By Lindsay Toler
By Chad Garrison
By Brett Koshkin
By RFT Staff
By Lindsay Toler
By Riverfront Times
By Danny Wicentowski
By Pete Kotz
Fanny Scholl puts on her game face long before the first pitch at Busch Stadium. There she is, at every Cardinals home game, setting up her small, immaculate kitchen in the back of the Redbird Roost, situated in the crème de la crème of the park's luxury boxes. Tongs are placed on the counter, water poured into the wiener steamer. Scholl proceeds to flop some braided rugs on the floor in front of the griddle.
"I don't like to step on the tile. I could slip!" exclaims the 89-year-old Italian-American widow, wagging a finger.
As runners and bar-backs hustle past the miniature Italian flag, the grease-stained prayer book and the box marked "DO NOT TOUCH," full of Fanny's "special" utensils, Fanny is barking orders to her staff.
"I need that blue foil for my burgers!....My burgers, don't forget my burgers!....Before you do anything else, I need those spatulas sharpened!"
In another hour, the Cardinals' owners will be salivating for Fanny's food inside Busch's fifth-level hideaway. "I have to have it all set up before they get here," she mutters.
Fanny Scholl was offered the job 36 years ago. When her husband, Walter, failed to warm to the idea, Fanny suggested that the purchase of season tickets might trigger at least a mild case of baseball fever.
"He said, 'OK, babe, that sounds just fine,'" remembers Fanny, flashing an impish grin. "You know how men are, when you give them what they like." She leans back against the wall and giggles. "I know Walter's lying there in his grave going, 'Now what in the world has she gotten herself into?!'"
Fanny is just four-foot-ten, but she stands tall among the who's-who at Busch Stadium. Her famous "Fannyburgers" -- flattened discs doused with a secret seasoning -- are unavailable to the average fan but quite the gastronomic hit among the power elite.
Fanny worked at the stadium two years before August "Gussie" Busch Jr. decided she had the makings to staff the Redbird Roost.
"I'd never seen burgers made in my life," Fanny admits. "The ones we'd gotten before looked like Steak n Shake's. So I went there, ordered a soda and watched how they made them."
After that crash course, Fanny refined her method with a few Italian tricks, including the seasoning. "Everyone's going crazy to know what I put in there," she says.
"She's going to the grave with that recipe," deadpans Cari McDougal, a co-hostess at Redbird Roost.
By seven o'clock the first dozen burgers are dispatched to the likes of Missouri's former U.S. Senator John Danforth; the president's uncle, William H.T. "Bucky" Bush; and manufacturing mogul Sam Fox.
"Fanny, I've heard so much about you; I wanted to meet you," says Fox.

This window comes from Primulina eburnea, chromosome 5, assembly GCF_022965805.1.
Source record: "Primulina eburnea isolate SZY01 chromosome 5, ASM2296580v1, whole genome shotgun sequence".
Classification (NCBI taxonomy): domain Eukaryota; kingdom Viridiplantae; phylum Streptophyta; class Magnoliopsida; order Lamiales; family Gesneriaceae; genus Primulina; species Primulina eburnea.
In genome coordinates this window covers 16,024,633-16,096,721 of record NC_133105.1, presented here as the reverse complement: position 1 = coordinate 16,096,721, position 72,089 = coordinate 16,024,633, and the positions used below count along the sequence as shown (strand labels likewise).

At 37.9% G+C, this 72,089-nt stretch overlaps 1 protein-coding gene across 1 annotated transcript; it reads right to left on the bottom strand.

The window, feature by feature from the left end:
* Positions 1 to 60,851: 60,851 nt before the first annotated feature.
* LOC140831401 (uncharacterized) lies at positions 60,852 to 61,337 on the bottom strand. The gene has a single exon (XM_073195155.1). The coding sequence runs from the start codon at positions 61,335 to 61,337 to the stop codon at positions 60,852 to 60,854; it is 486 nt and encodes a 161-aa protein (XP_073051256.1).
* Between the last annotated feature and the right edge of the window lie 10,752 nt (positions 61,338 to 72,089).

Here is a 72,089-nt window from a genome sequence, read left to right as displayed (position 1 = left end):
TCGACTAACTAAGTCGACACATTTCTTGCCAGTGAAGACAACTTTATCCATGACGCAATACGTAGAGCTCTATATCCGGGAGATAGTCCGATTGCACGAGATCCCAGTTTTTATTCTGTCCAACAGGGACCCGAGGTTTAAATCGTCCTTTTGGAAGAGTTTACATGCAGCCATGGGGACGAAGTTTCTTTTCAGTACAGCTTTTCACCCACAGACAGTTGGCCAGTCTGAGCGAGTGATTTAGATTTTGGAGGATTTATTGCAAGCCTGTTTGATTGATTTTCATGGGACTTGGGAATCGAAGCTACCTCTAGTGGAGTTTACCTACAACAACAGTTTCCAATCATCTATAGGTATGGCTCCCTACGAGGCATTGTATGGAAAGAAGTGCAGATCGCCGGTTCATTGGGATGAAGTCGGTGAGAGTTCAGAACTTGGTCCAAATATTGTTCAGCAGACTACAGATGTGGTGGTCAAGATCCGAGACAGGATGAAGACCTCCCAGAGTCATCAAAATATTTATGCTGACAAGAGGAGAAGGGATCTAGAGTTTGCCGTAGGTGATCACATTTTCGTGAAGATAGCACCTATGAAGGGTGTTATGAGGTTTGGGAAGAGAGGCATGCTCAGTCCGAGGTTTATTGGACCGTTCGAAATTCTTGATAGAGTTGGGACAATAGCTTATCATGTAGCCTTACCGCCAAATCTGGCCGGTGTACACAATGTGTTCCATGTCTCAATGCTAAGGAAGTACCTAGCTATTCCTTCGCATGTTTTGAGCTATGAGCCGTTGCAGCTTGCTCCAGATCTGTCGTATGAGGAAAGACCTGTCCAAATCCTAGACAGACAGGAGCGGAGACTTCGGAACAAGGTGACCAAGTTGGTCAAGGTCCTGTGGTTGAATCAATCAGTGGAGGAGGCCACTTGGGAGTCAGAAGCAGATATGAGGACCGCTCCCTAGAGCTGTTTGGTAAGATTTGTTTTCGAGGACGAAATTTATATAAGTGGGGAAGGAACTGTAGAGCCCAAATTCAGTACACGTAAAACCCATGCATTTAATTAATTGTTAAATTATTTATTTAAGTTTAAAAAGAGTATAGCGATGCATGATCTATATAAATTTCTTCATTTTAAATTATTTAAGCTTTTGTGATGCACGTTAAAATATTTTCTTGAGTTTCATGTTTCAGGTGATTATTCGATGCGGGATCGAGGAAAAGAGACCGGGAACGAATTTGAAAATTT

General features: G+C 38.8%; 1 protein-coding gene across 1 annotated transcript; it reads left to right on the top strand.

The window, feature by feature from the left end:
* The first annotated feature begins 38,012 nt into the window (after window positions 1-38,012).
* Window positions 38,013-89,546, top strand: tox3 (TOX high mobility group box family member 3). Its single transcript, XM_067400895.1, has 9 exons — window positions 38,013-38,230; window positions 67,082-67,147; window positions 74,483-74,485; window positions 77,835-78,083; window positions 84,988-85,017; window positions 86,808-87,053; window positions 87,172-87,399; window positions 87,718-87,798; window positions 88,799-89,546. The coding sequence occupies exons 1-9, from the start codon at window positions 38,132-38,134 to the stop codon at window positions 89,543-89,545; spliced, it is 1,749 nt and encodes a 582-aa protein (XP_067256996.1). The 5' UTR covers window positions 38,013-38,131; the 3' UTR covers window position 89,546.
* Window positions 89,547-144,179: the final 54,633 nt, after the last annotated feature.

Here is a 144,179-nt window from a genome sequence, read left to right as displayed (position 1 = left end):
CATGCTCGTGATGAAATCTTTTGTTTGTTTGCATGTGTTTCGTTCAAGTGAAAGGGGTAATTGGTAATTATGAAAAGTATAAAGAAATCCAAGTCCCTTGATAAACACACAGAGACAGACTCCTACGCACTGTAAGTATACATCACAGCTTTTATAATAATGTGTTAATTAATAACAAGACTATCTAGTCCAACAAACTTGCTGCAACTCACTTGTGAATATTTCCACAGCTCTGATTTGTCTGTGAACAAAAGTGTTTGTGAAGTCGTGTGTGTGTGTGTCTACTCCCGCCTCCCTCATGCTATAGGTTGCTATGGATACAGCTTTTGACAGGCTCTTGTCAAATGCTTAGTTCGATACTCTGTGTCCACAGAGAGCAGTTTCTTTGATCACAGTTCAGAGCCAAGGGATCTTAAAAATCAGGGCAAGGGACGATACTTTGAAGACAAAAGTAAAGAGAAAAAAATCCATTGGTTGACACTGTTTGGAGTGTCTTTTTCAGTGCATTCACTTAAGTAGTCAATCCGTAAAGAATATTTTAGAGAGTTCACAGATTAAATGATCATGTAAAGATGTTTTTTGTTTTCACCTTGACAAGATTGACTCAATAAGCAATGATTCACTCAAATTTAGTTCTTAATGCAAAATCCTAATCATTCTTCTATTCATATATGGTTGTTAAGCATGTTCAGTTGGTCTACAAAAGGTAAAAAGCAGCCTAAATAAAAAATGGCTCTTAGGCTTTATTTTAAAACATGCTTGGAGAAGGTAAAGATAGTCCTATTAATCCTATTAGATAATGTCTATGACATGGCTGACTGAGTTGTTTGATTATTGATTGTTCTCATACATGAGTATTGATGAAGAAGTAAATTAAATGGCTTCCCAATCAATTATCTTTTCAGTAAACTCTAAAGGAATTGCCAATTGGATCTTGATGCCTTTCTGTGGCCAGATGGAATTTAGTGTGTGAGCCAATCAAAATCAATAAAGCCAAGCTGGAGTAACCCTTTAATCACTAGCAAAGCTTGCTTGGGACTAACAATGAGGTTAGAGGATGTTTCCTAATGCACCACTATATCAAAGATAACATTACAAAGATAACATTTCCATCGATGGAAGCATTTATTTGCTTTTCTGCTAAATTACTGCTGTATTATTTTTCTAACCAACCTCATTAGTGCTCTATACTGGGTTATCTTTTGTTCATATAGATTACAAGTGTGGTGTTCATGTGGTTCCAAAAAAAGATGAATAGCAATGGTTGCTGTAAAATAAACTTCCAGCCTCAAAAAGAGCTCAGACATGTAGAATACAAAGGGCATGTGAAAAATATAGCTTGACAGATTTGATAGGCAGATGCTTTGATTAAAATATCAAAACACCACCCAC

"How nice to see you, Mr. Fox."
"Sam. It's Sam."
Fanny's on a first-name basis with many of the owners' wives and is accustomed to glad-handing glitterati. "There's [Lou] Brock, of course, he's my pet, and [Red] Schoendienst and [Stan] Musial and so many of the others," she says. "This is [Bob] Gibson's chair. We reserve it for him. I think he was a pitcher. They're all so nice. It makes you feel so nice when they're nice to you.
"I've seen three World Series, and the highlight was meeting the emperor and empress of Japan, and, of course, George W. Bush," she continues. "He asked if he could have a picture with me, and I said, 'Oh no, that's OK, I need to change my shirt!' The Secret Service said, 'Ma'am, we have a plane to catch.' So we took it, and he started talking to me, and I just started walking away. I mean, what areyou going to say to the President of the United States?"
Fanny rarely catches more than a glimpse of a game, unless it goes extra innings. "Then I grab my miraculous medal necklace and say, 'Oh, please, anybody can score -- I want to go home!'"
To Cubs fans, she offers this admonition: "If they want to cheer, that's OK, but I tell them in advance that this is the Cardinals' room."
As for her beloved Redbirds, Fanny concedes she can't always keep up with the roster. "I might be sitting right next to them, but I have no idea who they are. Well, I do think that little catcher is cute. Is it [shortstop David] Eckstein?"
During most games she's holed up in the kitchen, flipping burgers and greeting a steady stream of visitors. Most of them ask whether they'll see her next year at the new stadium.
"Oh yes, if the Lord lets me," she replies. Fanny has no plans to retire. Right now, she's simply hoping for a World Series victory. "Last year was sad. We were losing. Nobody ate."